The Beekeeper’s Apprentice by Laurie R. King
Published by Picador, an imprint of Macmillan
An incredibly bright young woman, it was perhaps the happiest accident in Mary Russell’s life when she nearly trod directly upon a lounging and retired Sherlock Holmes in the hills near her home. Impressed by her quick wit and powers of observation, Sherlock welcomes the young orphan into his home and his life and, as she grows, takes her to be his partner and intellectual equal in a way that Watson never was. The first in the Mary Russell series, “The Beekeeper’s Apprentice” covers approximately the first four years in the Sherlock Holmes-Mary Russell partnership.
Laurie R. King gave me warm fuzzies beginning with the prologue of “The Beekeeper’s Apprentice,” wherein she wrote a note to the reader asserting that she had received a chest in the mail containing a pile of manuscripts from, ostensibly, a woman named Mary Russell, who she could not track down. King goes on to say that she was so taken by the story within that she did little more than clean up the spelling and grammar and slap the work with a more appealing title, and then publish it for the anonymous Ms. Russell. This fits perfectly into the grand tradition of Sherlockians, many of whom dogmatically assert that Holmes was a real man, and Conan Doyle only Watson’s literary agent (whether they actually believe this I am unsure, but it is an amusing, if baffling device). Thus, this forward by King sets her series up to be a real continuation of Conan Doyle’s beloved work. King is also quite smart about how she sets up Mary and Holmes’ world. From the beginning, the characters make note of some of the literary license which Watson took with Holmes’ adventures, thus assuring that any deviation on King’s part from Conan Doyle’s canon is explained away ahead of time.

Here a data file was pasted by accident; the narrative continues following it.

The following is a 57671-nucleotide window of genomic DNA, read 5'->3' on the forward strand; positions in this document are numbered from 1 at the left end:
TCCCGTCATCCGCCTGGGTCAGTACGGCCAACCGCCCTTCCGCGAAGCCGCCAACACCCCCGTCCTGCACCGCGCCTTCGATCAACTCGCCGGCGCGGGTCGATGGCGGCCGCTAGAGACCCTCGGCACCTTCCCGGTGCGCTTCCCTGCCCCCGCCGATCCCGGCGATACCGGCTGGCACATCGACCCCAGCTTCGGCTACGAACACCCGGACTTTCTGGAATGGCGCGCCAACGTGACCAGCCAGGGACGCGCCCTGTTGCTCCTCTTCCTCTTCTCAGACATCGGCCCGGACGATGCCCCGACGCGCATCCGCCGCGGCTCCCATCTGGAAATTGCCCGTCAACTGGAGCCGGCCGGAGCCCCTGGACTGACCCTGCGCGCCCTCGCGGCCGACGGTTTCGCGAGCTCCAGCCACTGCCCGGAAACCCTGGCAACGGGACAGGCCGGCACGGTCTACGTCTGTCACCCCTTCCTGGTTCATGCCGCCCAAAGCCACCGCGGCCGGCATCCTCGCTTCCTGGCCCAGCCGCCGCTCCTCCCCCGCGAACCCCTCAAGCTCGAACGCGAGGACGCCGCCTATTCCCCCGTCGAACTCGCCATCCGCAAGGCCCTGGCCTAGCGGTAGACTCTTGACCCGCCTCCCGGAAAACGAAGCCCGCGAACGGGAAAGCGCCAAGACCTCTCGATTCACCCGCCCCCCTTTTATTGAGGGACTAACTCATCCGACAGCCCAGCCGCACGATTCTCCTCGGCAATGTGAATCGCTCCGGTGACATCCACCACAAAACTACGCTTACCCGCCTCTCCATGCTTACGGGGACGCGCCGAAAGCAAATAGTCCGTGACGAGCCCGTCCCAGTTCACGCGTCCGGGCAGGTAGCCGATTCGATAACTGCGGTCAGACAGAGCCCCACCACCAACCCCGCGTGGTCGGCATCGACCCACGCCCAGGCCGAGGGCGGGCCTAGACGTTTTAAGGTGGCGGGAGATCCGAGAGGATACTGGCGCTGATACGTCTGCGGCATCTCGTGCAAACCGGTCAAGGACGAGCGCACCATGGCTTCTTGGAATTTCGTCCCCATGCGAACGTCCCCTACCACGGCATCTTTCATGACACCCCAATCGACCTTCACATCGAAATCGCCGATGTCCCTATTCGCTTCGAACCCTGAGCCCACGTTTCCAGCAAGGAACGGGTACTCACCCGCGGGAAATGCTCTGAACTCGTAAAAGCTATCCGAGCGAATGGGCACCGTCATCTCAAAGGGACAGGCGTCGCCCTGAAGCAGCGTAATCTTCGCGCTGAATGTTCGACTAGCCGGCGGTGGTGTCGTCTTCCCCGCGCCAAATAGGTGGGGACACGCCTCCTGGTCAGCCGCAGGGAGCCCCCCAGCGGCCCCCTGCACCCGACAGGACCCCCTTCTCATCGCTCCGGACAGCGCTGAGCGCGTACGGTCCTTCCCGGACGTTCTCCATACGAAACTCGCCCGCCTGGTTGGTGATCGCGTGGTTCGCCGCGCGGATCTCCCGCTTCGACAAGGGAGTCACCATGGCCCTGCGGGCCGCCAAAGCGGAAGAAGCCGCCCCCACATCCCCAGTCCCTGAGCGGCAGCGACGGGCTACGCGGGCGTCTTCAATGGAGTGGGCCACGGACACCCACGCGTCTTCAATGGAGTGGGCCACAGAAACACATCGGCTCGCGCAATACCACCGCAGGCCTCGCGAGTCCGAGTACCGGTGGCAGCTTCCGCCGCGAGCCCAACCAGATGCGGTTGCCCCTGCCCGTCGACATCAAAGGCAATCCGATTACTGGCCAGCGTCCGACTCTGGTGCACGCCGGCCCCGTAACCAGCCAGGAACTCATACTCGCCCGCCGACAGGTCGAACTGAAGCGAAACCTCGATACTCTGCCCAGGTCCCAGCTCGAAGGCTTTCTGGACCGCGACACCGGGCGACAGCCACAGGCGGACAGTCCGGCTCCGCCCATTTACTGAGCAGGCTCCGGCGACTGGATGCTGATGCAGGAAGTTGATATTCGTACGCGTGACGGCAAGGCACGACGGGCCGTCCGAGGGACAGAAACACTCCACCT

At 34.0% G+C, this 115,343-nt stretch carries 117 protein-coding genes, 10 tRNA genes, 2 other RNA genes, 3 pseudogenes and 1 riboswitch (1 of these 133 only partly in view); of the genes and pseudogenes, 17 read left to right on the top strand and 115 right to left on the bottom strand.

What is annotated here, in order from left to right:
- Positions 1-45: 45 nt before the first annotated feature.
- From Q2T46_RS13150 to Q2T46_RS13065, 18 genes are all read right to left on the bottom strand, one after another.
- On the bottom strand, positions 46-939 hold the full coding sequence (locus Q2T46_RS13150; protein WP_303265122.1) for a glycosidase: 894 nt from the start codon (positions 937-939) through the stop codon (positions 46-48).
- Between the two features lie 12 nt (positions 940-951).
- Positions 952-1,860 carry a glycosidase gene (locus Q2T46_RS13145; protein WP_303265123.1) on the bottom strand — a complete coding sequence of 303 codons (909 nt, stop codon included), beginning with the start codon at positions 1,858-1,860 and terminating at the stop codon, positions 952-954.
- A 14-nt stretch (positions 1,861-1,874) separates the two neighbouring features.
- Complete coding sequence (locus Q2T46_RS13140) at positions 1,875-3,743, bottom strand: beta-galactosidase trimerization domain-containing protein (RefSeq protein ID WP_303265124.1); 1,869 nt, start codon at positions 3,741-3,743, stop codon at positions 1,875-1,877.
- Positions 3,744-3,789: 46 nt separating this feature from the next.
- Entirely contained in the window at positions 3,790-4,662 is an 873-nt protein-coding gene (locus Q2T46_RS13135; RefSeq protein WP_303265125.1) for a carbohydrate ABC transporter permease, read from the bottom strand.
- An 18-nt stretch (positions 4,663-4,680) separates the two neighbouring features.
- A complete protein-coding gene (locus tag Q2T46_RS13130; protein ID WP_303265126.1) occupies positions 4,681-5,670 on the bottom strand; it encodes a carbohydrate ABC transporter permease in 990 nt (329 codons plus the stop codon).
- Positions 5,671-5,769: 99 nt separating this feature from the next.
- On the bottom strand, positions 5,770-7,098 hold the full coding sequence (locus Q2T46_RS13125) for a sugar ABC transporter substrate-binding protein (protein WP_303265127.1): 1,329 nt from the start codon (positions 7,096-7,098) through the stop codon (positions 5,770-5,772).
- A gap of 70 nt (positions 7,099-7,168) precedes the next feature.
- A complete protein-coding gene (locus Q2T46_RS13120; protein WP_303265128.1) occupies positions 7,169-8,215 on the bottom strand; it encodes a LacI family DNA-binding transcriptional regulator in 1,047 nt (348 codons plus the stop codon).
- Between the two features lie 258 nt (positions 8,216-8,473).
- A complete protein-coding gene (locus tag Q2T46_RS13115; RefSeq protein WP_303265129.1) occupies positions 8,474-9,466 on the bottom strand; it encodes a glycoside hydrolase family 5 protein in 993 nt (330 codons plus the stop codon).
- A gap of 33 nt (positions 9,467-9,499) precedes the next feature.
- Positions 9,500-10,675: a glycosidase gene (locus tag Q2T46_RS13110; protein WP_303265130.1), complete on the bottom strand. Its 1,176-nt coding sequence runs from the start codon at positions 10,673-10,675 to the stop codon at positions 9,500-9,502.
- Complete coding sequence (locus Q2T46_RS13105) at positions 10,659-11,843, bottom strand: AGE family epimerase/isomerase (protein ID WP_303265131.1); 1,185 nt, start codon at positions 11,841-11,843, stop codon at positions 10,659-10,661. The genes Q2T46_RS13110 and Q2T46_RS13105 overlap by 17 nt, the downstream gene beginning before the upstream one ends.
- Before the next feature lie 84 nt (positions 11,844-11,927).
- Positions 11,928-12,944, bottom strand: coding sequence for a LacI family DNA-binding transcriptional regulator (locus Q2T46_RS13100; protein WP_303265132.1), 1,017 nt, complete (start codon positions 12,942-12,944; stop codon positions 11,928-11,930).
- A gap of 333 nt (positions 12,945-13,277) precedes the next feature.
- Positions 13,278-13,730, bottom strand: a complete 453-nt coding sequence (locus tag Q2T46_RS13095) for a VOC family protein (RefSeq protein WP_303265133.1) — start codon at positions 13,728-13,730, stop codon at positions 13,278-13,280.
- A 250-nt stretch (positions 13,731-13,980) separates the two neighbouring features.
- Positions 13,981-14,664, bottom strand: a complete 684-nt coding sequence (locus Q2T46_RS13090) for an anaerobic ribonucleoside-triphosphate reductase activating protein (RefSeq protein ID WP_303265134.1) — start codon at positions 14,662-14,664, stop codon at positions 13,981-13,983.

“The Beekeeper’s Apprentice” is a highly engaging Sherlockian pastiche. Mary Russell humanized the famous detective, who was already somewhat mellowed by his partial retirement, making for a much more likable Holmes than in many of Conan Doyle’s later stories. The beginning of a lengthy series such as this requires a great deal of characterization and set up, but King did a great job providing this while still keeping the story moving.
I really enjoyed “The Beekeeper’s Apprentice” and am looking forward to continuing the series. Recommended.
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